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An insight into the Fashion District Festival Student Takeover

Model wearing an upcycled denim jacket with zebra print arm panels and patchwork accents.
  • Written byM.Fields
  • Published date 27 September 2021
Model wearing an upcycled denim jacket with zebra print arm panels and patchwork accents.

A cohort of London College of Fashion students and graduates have banded together to curate a day-long takeover of the Fashion District Festival taking place in Stratford.  Anastasia Baker, Martina Atanasova and Maya Avram have facilitated six events, featuring lectures and workshops on digital fashion, upcycling and a Design for Rental hackathon. The event aims to help young creatives to expand their network, learn new skills, and engage with topical conversations on sustainability and innovation.

When drawing up the schedule for the Takeover, a heavy emphasis was placed on catering to current and prospective students in a post-pandemic world. Anastasia laments the past year of “e-Learning and isolation” while acknowledging the need to invite “local innovators” to the heart of Stratford – soon to be the permanent home of LCF.

Skyline of Olympic Park skyscrapers under construction, with red cranes to the left of the image

There was also a focus on accurately reflecting the state of the current Fashion Industry. “Technology is constantly adapting and, arguably, has been the primary way of showcasing fashion over the past 18 months,” says Anastasia. She added, “We also wanted to demonstrate how the industry can be an upbeat and creative space and arm with the tools necessary for navigating such a fast-paced environment”.

Sustainability and innovation are central to the festival, a sentiment not lost on the Student Takeover team:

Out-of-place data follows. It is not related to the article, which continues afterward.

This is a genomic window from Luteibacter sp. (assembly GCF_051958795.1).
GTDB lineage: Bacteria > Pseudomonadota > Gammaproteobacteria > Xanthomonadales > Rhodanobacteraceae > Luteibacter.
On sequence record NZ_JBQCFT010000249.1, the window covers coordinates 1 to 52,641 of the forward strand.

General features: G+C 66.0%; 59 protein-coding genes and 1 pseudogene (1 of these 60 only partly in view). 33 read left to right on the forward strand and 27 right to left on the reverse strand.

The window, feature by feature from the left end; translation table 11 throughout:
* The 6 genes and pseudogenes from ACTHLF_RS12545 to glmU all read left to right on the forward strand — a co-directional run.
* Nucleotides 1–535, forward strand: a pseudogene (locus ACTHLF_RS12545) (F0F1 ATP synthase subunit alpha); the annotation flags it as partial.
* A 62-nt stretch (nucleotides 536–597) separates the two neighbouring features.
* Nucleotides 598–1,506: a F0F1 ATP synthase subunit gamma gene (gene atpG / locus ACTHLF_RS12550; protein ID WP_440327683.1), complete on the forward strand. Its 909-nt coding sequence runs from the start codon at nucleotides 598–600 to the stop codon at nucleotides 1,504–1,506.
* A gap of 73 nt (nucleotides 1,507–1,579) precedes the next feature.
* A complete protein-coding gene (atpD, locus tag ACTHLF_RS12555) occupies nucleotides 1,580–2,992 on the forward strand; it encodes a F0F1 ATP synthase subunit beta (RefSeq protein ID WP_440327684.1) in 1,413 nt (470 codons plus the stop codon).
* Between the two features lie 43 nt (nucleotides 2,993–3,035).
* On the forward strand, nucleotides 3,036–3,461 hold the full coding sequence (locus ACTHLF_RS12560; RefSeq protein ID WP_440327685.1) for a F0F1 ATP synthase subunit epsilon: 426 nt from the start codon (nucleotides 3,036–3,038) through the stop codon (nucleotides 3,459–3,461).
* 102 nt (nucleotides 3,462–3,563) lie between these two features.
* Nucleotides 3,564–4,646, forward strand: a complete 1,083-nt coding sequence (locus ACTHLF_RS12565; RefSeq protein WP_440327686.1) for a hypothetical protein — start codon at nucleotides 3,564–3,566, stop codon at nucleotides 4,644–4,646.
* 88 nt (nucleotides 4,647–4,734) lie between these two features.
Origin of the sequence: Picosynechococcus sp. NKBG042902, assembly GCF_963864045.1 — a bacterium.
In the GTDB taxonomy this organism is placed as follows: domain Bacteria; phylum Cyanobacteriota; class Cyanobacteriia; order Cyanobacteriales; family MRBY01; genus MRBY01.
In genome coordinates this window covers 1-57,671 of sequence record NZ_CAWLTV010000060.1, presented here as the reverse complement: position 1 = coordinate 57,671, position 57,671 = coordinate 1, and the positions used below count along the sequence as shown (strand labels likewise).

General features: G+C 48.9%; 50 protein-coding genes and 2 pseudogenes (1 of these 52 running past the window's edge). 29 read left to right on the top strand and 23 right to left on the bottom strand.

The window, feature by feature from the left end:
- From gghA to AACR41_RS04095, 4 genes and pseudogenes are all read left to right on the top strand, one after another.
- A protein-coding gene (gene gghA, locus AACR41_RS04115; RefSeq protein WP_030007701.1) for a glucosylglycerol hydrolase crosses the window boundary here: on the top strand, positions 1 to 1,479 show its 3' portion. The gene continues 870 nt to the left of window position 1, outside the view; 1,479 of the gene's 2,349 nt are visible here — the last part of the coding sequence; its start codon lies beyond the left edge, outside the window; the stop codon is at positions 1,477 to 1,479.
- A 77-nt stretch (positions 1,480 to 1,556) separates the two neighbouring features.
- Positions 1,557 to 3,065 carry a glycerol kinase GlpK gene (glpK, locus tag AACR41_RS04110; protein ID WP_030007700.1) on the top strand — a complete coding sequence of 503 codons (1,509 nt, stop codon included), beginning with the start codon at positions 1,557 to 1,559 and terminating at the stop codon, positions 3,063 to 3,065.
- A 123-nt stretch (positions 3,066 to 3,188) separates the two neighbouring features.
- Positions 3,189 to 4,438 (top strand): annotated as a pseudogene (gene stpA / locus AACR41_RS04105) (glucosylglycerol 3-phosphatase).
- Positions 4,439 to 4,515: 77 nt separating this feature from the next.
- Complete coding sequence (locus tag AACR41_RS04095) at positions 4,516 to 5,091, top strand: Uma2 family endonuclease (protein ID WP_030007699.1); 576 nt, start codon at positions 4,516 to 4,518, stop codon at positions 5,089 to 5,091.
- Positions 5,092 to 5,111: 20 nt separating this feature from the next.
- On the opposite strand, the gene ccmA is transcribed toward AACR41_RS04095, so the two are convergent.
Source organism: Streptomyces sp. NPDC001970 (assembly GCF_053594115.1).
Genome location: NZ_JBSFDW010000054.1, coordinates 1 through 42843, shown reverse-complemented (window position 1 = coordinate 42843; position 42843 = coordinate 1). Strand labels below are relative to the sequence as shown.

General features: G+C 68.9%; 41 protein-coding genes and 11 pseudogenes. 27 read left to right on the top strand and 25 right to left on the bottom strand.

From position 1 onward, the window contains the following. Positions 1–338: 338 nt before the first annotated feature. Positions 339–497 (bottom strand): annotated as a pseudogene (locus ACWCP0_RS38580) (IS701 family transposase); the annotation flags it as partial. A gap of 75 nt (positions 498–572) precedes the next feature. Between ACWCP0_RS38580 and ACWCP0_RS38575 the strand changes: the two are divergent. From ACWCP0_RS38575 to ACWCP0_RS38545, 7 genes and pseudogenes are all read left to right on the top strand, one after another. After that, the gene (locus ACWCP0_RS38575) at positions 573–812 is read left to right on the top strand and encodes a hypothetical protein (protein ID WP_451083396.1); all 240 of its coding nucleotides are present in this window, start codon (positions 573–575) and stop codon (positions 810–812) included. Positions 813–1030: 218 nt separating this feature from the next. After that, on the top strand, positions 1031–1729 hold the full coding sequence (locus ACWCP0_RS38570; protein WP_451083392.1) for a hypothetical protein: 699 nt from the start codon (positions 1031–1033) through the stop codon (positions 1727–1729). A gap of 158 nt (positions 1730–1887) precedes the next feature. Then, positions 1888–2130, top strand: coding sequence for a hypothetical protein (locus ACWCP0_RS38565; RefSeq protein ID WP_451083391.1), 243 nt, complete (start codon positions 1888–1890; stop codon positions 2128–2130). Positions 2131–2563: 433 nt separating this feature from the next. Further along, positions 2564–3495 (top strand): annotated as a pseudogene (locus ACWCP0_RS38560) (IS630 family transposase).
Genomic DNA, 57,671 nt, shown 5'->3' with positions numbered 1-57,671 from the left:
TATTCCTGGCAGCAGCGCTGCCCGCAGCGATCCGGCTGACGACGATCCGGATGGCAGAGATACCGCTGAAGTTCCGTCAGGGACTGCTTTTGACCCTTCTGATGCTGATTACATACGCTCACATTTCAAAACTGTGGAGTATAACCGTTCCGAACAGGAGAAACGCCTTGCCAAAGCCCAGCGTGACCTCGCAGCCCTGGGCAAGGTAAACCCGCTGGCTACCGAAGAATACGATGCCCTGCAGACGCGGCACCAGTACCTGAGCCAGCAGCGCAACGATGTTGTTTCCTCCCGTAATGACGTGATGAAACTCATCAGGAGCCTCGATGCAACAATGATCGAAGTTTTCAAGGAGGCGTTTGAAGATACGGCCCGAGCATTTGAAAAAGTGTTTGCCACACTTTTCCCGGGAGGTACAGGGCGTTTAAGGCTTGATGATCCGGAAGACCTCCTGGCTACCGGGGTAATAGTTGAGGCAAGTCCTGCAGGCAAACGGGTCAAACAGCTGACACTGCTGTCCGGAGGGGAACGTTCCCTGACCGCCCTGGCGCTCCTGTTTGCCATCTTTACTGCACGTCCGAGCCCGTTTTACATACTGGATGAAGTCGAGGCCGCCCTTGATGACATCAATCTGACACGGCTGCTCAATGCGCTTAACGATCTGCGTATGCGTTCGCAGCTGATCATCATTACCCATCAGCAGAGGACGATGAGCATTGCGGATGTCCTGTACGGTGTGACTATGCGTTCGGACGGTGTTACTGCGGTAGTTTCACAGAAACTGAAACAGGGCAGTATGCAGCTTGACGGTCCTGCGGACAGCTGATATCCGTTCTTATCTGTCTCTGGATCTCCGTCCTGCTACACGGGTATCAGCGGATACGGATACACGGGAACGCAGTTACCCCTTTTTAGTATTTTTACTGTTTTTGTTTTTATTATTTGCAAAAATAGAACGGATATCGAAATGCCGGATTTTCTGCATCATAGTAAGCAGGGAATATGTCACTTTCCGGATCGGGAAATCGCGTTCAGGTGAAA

"Being conscious - in whatever you do - would be evaluating your brand as it exists right now and understanding its impact - for better or for worse. For example, if aspects of your brand (such as sourcing, delivery, materials) harm the environment, animals or human life, then being conscious would mean taking steps to recognise and evaluate how to better these areas of your practice."

"Currently, brands have to continuously work on being 100% ethical or sustainable as there always be things to improve - whether that includes advertising, representation of models, funding, packaging, social media impact, a diverse consumer base - there are so many aspects designers need to consider."

"Key things designers should start with to be more conscious include prioritising and acting on goals to be better, continuously take time to reflect on your brand and be willing to take criticism and improvement from others."

Ahead of the festival, Anastasia, Martina and Maya had three tips for young creatives to prime themselves for the industries that await them:

  • Be prepared to graft and don’t necessarily expect to get your dream job straight away. You may still be working in retail or hospitality for a bit but continue working on your passion in your own time and you will achieve great things.
  • Use every opportunity to learn new things and keep re-evaluating your practice so you remain passionate but also relevant.
  • Students should always stay up to date on what is happening in the world, not only the area/industry they are in, as this will deepen their knowledge. The fashion industry especially is built on many different areas that it depends on - technology, finance, politics - being aware of what is happening now will make you stronger in the future.